Ghost Ship: A New Twist in the Octavius Legend?

John Warrens discovers a frozen crew onboard the Gloriana Ghost Ship

John Warrens discovers a frozen crew onboard the Gloriana Ghost Ship
Description: Illustration from The Blue Adventure Book (1905)
Source: The Blue Adventure Book (Digitized by Google Books)

Two days ago, I wrote about a ghost ship named the Octavius, which traversed the Northwest Passage with a frozen crew back in 1775. I’ve been curious about the Octavius for some time but have never been able to find a primary source documenting the story. After my article, Ralf Bülow pointed me toward a possible answer in the Nunatsiaq Online:

Last week I wrote about the mythical voyage of the Octavius through the Northwest Passage. Then this past weekend, while perusing some books on Arctic whaling, I came across a whaler’s tale that bears a striking similarity to the Octavius story. The name of the ship is different, and there is no reference to the mystery vessel having traversed the Northwest Passage. But the date of the alleged entry in the log-book of the ghost vessel is exactly the same – 11 November 1762…

Back in 1775, John Warrens was captain of the Try Again. One day, he came across a ghost ship named the Gloriana. He boarded it and discovered a frozen crew. The log-book indicated the ship had spent the last 13 years as a floating coffin. So, we’ve got a similar story about a crew being frozen for 13 years. The date in the log-book, November 11, 1762, is the same as in the Octavius story. And we’ve also got the captain taking the log-book as proof while leaving the rest of the ship behind.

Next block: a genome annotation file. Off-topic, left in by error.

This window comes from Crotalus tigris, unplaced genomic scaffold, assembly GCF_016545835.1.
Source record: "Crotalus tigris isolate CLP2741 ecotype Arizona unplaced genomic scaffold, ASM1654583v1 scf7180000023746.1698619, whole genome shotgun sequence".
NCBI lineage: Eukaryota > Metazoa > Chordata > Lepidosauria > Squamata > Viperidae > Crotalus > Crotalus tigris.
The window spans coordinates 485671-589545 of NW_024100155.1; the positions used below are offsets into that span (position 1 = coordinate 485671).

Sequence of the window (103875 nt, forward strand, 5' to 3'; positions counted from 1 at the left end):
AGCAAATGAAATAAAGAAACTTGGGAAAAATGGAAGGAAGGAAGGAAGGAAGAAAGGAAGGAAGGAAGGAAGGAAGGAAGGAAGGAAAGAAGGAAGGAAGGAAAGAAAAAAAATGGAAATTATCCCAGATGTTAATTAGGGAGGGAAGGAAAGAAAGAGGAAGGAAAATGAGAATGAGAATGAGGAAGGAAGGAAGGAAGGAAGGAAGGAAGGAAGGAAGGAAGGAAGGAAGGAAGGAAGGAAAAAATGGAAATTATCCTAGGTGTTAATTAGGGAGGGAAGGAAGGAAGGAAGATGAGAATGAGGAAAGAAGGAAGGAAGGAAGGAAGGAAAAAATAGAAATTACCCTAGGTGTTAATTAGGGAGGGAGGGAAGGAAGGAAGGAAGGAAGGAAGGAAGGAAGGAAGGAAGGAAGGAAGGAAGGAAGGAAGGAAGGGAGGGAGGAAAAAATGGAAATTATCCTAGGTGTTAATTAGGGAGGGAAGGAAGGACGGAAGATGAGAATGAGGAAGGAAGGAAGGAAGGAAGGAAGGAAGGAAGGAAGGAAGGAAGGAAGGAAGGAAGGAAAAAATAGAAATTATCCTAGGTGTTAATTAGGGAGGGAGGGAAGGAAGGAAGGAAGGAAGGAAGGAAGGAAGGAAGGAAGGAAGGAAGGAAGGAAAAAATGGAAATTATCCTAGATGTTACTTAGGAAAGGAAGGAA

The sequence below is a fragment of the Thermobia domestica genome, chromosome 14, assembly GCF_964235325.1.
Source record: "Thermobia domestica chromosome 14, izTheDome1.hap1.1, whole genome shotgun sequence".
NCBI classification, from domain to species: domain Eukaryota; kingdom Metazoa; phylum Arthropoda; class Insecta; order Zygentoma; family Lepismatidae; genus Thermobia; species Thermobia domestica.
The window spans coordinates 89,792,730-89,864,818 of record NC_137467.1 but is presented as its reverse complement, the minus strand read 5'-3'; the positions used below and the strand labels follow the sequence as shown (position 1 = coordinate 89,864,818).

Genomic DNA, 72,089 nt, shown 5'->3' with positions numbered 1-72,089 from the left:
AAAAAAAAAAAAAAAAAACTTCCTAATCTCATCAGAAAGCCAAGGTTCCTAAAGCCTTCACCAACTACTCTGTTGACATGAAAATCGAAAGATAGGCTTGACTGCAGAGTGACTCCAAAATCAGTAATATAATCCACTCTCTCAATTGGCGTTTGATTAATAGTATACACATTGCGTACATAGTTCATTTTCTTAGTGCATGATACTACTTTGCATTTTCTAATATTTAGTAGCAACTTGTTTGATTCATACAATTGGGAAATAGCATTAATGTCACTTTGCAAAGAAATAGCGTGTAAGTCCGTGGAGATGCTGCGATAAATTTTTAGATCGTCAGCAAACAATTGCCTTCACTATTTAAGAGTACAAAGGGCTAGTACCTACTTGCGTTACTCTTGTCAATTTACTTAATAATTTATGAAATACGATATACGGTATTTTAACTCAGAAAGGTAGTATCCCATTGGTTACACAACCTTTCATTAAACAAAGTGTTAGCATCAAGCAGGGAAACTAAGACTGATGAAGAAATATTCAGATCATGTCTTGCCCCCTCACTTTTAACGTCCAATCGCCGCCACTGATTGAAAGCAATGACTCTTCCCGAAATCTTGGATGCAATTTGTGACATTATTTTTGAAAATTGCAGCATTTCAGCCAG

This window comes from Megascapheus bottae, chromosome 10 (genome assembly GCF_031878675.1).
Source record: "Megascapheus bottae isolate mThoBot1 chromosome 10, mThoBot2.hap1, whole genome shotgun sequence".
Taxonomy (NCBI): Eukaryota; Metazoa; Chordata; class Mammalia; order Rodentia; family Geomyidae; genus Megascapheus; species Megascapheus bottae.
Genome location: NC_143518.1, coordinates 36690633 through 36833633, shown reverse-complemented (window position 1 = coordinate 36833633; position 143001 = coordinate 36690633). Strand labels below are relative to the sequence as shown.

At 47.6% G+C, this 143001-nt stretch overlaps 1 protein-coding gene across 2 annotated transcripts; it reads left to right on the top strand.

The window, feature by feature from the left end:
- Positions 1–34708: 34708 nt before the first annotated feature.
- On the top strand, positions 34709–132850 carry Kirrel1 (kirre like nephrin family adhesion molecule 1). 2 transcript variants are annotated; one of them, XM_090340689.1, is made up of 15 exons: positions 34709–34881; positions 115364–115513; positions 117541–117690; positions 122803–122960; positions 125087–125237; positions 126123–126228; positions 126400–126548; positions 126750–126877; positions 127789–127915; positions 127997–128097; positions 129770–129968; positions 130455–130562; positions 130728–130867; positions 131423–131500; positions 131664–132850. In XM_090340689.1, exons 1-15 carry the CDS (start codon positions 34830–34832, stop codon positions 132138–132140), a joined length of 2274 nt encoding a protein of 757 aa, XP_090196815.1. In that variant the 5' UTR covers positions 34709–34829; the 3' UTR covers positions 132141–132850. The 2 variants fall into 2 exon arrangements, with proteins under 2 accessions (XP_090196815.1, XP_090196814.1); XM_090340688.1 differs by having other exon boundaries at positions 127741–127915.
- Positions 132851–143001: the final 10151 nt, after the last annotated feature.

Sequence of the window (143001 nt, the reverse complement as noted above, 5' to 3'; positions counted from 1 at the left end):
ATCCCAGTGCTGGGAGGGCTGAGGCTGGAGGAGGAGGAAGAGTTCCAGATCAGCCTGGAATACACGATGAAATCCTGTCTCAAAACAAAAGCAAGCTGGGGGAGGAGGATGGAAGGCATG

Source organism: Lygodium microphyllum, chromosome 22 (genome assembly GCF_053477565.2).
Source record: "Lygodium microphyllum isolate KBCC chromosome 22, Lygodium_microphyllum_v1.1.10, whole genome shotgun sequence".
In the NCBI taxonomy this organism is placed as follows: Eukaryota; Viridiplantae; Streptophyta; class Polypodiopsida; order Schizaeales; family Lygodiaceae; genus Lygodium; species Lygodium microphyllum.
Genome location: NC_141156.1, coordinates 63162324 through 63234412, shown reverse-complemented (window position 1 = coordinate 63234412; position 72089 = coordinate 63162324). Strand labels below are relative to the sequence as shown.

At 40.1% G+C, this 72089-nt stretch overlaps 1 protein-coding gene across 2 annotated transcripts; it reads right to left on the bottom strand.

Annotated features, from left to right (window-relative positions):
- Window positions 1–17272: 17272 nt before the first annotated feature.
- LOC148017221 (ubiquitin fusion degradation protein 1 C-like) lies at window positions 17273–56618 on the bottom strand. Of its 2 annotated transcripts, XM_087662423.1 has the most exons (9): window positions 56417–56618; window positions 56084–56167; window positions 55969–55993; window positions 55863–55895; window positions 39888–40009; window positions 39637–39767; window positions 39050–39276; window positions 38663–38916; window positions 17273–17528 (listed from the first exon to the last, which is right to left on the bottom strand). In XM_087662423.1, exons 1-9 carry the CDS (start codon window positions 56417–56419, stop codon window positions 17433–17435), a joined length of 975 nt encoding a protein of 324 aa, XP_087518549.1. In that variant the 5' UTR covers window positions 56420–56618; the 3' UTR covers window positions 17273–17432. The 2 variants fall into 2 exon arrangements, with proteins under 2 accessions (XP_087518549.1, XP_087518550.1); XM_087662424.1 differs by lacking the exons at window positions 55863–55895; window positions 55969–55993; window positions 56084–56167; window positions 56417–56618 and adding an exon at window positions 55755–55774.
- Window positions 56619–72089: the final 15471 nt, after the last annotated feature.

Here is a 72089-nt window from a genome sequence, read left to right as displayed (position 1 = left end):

All things being equal, this seems like a viable source for the modern Octavius ghost ship story. But the Nunatsiaq Online article was based on a 1937 book rather than source material. So, I did a little more digging. So, far the earliest reference I can find for the Gloriana ghost ship story comes from The Blue Adventure Book: A collection of Stirring Scenes and Moving Accidents from the World of Adventure, which was published in 1905:

It was in the middle of August, 1775 – I have cause enough to remember the date – that I, John Warrens, captain of the Greenland whaler Try Again, ran across the experience that I am going to tell, word for word, just as it happened. I can’t say i expect to be believed, though reckoned a truthful man; but I’m growing accustomed to that. My private consolation is that I never had half the wits enough to invent it; so if you don’t believe what I tell you for gospel, why, in a way, you’re only paying me a compliment after all…

The story purports to be a first-hand account. Unfortunately, The Blue Adventure Book doesn’t detail its sources. So, we’re 32 years closer to getting to the bottom of this story. Unfortunately, we’re still 230 years short of a primary source. If anyone has any information, let me know. Who knows? Maybe we can solve the mystery of the Octavius ghost ship legend once and for all

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